For these two weeks, Stuart did not see Simona hardly at all. She stayed camping out with Richie Clare. The only exception came a couple of days after the disappearance, when she had dropped by the house to collect the family’s tent, some changes of clothes and the rest of the camping gear. She barely spoke to Stuart, but told Valerie that she still half-expected Little Frankie to turn up at the stone, which was why she was staying there, but that she also expected her hopes of this to begin to dwindle as the days went by.

Richie also did not attempt to contact his spouse. From this gesture, all became clear for Valerie. She attempted to seduce Stuart a couple of times as a result of this revelation, slipping into the thinnest of her nightdresses and forgoing her dressing gown as she put him to bed, and even once going so far as to climb in beside him, but Stuart only kept his eyes fixed upon the hill at the end of the terrace which showed from his bedroom window. 

Indeed, this staring became the main occupation of his time. Between morning, afternoon and evening, Stuart would move from the bedroom to the garden, where he could see the smaller rising of the Turnover, to the front room’s view of the Nook and then back again. The reporters stopped coming because they couldn’t make him talk any more. The audience at home began to suspect that the man was having some sort of breakdown due to guilt. He became the primary suspect in Little Frankie’s disappearance and many began to think themselves foolish for not suspecting the obviously dodgy father from the very beginning, what with his torrents of rubbish about magnets and the supernatural draw of the hills.

The last time Stuart spoke to his favourite journalist, Jemima, all he told her was that he was “going down the road feeling bad, Lord, Lord.” She had no idea what he meant by this for certain, but eventually decided that the man was crying out to God for clemency.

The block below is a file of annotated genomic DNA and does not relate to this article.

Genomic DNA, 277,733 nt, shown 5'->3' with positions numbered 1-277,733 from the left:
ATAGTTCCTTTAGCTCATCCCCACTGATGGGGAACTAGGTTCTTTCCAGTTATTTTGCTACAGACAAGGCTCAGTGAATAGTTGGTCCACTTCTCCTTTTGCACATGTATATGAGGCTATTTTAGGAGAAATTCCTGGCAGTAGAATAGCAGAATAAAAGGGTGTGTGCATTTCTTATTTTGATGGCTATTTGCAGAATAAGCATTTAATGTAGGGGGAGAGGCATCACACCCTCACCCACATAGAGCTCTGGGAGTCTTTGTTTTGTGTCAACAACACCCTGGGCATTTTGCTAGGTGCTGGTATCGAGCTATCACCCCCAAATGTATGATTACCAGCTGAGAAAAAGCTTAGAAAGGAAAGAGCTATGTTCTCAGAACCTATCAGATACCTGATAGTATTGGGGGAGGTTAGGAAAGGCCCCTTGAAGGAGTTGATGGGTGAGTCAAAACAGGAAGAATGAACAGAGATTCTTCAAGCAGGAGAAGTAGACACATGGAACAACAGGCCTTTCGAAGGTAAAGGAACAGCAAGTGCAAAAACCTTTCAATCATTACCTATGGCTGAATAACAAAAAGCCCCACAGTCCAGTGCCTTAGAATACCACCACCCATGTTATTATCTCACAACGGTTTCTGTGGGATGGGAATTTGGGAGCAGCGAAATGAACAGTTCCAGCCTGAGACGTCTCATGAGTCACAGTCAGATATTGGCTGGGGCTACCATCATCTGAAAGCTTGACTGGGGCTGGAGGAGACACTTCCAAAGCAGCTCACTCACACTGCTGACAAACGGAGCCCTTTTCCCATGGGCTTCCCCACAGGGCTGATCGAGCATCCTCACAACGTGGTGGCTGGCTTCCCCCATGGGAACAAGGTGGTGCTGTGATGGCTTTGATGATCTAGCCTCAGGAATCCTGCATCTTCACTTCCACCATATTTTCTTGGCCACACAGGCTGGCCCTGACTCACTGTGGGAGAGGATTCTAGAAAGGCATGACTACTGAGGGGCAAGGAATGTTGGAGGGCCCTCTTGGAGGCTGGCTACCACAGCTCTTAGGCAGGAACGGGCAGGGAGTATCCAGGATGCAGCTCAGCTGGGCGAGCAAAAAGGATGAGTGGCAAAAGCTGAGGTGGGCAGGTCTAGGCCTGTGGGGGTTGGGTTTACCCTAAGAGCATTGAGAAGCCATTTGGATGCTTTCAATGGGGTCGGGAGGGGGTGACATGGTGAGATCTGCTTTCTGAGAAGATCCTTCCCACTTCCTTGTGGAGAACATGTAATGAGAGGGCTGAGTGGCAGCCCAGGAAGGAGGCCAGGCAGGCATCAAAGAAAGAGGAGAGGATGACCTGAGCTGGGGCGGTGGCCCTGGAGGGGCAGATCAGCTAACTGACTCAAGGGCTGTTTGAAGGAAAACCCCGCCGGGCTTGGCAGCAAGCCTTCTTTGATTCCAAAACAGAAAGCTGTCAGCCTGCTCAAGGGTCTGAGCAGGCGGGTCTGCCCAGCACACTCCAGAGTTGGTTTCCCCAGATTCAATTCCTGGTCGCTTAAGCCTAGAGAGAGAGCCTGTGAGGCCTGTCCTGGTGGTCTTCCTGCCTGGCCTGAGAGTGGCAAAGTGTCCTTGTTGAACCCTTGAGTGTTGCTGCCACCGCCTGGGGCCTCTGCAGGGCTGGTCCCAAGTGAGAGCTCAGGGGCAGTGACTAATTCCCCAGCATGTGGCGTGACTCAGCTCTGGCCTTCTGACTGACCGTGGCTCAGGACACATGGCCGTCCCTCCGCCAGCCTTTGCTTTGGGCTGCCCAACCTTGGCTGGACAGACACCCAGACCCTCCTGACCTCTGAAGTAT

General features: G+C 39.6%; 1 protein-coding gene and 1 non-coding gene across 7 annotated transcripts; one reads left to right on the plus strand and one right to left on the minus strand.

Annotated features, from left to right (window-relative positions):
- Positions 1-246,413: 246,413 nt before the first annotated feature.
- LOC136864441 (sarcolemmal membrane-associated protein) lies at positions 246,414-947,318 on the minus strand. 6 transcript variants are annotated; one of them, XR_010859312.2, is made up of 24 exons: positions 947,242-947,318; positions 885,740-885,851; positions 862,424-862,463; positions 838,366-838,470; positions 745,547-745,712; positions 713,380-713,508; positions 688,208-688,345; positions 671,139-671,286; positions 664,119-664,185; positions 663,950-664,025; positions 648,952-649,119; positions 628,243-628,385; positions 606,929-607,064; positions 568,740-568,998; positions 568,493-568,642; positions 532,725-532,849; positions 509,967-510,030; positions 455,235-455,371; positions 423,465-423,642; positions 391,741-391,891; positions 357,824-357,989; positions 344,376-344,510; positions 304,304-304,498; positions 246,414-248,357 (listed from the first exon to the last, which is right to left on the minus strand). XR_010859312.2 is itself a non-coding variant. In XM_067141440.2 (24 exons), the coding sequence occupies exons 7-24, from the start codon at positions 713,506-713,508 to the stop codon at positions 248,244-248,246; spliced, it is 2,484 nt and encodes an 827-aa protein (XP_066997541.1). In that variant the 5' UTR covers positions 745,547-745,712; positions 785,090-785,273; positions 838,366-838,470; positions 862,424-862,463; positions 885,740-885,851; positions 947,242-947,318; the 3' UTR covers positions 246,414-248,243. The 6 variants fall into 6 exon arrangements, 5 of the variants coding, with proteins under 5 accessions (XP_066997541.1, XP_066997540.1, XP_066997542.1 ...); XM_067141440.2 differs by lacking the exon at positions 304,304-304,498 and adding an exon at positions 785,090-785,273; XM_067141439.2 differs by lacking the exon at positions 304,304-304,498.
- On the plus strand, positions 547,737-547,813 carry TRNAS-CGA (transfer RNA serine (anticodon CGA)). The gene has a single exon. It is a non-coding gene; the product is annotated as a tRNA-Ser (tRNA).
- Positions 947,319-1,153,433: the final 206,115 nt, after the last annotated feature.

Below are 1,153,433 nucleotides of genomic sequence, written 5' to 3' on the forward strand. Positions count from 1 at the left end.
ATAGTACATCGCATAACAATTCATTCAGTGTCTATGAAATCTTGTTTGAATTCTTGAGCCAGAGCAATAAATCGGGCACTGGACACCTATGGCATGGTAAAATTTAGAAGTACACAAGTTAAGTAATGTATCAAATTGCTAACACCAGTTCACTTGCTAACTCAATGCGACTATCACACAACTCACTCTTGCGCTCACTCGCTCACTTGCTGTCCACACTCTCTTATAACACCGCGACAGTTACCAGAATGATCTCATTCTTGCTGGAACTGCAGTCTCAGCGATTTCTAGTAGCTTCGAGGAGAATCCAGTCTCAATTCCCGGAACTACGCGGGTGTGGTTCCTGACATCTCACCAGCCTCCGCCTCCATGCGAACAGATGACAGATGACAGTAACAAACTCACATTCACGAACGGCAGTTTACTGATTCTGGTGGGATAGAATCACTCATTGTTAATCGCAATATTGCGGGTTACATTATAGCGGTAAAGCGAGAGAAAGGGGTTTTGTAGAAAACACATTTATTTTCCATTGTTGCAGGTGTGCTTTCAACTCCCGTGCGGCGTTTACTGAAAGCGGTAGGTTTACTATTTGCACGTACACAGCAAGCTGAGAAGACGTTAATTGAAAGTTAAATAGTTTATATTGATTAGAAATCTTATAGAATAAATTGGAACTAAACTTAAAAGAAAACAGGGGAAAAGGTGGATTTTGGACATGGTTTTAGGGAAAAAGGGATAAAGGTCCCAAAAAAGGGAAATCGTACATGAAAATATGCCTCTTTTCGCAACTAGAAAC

Sergeant Teller came and picked Stuart up when the public pressure on him became too strong, but Stuart wouldn’t talk no matter how hard the veteran officer went. Teller started easy, talking to Sharpend as if they were old friends, but he ended up accusing him of every perversion he’d ever encountered in the course of his duty. When Stuart still didn’t respond to this provocation, Teller hit him once and then again and again in the places where the bruises wouldn’t show. He completed his performance by dropping down and hissing in his victim’s ear that he knew he was the very Devil himself and that he was going to goddamn chase him and his black hellhounds all the way back down into where they’d crawled up from. 

Teller then sent Stuart home to recover from his injuries as he knew the man wouldn’t go telling stories about his treatment. Teller, too, considered him gone because of guilt. He figured that Sharpend’s senses wouldn’t recover until he’d been found out, and maybe even sentenced, if ever. As a cover, the sergeant told Valerie Clare, the murderer’s carer or whatever the hell she was now, that the marks had occurred when a member of the public had got to Stuart at the station when his back was turned and he apologised profusely. He didn’t care if she believed him. It would be best if she was scared of him too.

Simona came back to the house for the second time when she realised she had not had her period. She appeared at the door with a bag from the pharmacy, disappeared into the bathroom for a short while, and then came out to enquire about Stuart’s wellbeing. Valerie didn’t lie and told her that all he did was stare at the hills and repeat the same phrase, that one about going down the road.

Simona told her that the phrase was from a song, or maybe many songs, that she’d heard it cropping up a lot. Stuart had probably heard it when he watched John Ford’s The Grapes of Wrath on television the year before. Some old hillbilly sang it in that, she remembered.

“I ain’t gonna be treated this old way,” Simona said. “That’s the next line, the end of the verse. I ain’t gonna be treated this old way.”

“Me neither,” replied Valerie. 

Simona quickly tried to work out how much she knew. She decided probably all of it, and that it was best to be practical about the whole affair. The other woman might appreciate some home truths by way of explanation.

“Richie told me that he doesn’t think he should be with someone so lacking in glamour”, she said. “Because of his position, the other men judge every aspect of his life. Now, there’s not much glamour to go around in Chasteborough, as you know. But he said I had a ‘school gates’ version of it and that’s apparently better than nothing. You should have tarted yourself up more. That’s all it would have taken to keep him. You’re not bad looking, you know, and you have a nice enough figure.” Simona stopped and tried to puzzle something else out. “You can sleep with Stuart, if you want.”